LAST WEEK’S INFLATION report did the bulls no favors. The latest reading on the Consumer Price Index showed a larger-than-expected September rise, mostly due to housing data, which tend to respond slowly to higher interest rates. Then came Friday’s University of Michigan Consumer Sentiment Survey, which showed an unexpected jump in inflation expectations over the next year and next five years. Result: Bond yields climbed and stocks finished the week lower.
But there’s also good news: Among economists, expectations for 2023 inflation look nothing like what we’ve endured over the past year. Goldman Sachs, for instance, expects both headline CPI and the core rate—which removes the volatile food and energy components—to be under 3% for the 12 months through December 2023. Analysts at Bank of America forecast full-year CPI of 2.2% for 2024.
Meanwhile, it’s likely the Federal Reserve will be almost through its rate-hike cycle in less than two months. Following the Dec. 14 meeting, the Fed’s policy rate should be near 4.6%, based on market pricing, with a peak rate near 5% expected in next year’s second quarter.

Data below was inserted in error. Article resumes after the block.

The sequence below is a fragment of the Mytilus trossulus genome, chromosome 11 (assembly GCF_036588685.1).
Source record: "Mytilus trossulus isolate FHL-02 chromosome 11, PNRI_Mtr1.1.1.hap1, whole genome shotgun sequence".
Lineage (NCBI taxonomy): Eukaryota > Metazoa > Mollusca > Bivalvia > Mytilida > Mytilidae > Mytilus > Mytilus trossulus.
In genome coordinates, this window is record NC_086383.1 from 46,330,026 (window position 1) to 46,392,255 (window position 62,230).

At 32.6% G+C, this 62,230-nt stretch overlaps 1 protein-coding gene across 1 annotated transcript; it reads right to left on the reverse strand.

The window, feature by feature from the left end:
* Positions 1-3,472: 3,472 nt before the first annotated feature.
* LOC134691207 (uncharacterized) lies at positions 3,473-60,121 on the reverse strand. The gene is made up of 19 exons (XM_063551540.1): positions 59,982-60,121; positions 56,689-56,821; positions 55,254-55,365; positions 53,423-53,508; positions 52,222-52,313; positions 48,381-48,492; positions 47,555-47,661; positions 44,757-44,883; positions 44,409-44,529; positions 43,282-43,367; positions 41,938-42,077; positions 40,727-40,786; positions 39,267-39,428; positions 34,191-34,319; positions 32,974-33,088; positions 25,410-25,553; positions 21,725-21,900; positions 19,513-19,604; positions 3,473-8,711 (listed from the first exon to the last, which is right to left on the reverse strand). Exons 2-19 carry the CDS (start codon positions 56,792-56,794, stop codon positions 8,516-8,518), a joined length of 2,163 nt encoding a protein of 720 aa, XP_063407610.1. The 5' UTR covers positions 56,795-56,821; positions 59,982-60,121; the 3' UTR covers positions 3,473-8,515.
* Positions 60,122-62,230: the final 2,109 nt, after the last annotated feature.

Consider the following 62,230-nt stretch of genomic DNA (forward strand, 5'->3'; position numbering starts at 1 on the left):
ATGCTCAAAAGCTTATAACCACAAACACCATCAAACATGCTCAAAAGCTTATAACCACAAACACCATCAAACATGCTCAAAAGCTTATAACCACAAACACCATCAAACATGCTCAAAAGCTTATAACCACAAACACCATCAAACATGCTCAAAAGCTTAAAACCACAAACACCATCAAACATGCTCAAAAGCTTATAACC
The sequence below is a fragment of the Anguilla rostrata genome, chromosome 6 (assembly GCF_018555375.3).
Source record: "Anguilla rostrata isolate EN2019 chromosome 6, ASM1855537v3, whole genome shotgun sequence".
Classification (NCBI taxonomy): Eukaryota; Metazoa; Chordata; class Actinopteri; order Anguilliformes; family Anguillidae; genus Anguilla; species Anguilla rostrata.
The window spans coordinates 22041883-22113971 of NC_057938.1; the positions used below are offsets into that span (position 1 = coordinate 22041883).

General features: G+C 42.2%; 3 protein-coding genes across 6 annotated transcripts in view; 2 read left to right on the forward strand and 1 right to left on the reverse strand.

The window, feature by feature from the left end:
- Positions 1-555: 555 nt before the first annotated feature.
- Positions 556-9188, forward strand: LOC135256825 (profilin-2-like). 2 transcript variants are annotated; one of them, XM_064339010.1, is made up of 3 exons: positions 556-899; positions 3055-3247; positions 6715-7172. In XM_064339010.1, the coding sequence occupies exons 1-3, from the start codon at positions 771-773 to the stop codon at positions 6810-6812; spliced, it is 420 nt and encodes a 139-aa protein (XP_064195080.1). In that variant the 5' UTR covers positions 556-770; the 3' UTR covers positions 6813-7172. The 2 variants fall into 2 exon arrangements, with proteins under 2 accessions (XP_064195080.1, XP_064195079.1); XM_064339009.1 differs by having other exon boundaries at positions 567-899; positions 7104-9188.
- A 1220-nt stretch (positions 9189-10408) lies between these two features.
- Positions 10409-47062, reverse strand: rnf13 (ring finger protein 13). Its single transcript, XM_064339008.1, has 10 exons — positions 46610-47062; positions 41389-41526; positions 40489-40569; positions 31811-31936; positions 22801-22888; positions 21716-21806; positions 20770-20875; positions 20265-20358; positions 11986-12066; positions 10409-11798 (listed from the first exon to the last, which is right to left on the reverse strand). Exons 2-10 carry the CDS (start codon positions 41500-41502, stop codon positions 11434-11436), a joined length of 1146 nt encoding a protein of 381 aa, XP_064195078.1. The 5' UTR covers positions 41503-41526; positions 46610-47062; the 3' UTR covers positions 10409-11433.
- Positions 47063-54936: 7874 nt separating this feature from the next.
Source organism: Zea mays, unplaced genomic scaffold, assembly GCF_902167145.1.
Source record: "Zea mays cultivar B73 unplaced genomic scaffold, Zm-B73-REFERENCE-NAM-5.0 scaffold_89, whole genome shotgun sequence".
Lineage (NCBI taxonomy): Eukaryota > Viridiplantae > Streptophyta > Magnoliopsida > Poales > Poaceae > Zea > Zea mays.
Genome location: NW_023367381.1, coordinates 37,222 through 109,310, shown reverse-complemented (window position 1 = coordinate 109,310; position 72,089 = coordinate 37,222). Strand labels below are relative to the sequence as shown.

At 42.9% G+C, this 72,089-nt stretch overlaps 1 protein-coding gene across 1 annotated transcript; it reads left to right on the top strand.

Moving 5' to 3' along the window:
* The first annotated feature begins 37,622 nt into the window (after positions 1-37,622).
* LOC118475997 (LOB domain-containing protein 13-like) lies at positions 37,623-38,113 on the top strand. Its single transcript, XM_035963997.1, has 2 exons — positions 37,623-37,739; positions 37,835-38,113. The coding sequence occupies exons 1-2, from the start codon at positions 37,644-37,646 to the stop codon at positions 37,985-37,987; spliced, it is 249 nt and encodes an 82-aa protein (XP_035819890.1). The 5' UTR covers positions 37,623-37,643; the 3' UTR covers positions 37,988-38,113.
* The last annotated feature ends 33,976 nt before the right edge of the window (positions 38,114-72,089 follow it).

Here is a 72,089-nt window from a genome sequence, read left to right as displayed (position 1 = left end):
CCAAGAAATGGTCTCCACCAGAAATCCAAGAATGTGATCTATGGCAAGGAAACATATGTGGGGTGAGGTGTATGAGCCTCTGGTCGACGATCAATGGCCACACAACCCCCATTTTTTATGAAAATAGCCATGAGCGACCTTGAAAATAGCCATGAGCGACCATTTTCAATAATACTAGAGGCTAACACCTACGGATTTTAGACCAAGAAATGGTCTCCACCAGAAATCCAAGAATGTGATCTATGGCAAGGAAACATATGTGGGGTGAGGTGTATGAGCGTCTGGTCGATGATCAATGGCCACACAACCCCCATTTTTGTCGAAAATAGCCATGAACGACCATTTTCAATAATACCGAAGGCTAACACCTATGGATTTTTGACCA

Indeed, by the middle of 2023, there could be mounting job losses as the economy stumbles amid much tighter borrowing conditions. Bank of America forecasts a rising unemployment rate and upward of 200,000 jobs lost per month in next year’s second quarter. Other research firms, while perhaps not predicting a recession, are at least lowering their S&P 500 earnings outlook.
Given a steep deterioration in economic activity and corporate profits, the Fed might be forced to put an end to its rate increases. While much depends on what’s happening to CPI, if the economy does indeed slow sharply over the coming quarters, the Fed may even have to cut rates a little late next year. But don’t expect any hint of that dovish turn since the very words used by the Fed are part of its rate policy.
The upshot: The headwind of rising interest rates will soon be over and, for stock investors who are patient just a little longer, better days are likely at hand. It’s a good reminder that stocks have historically been a good way to combat inflation.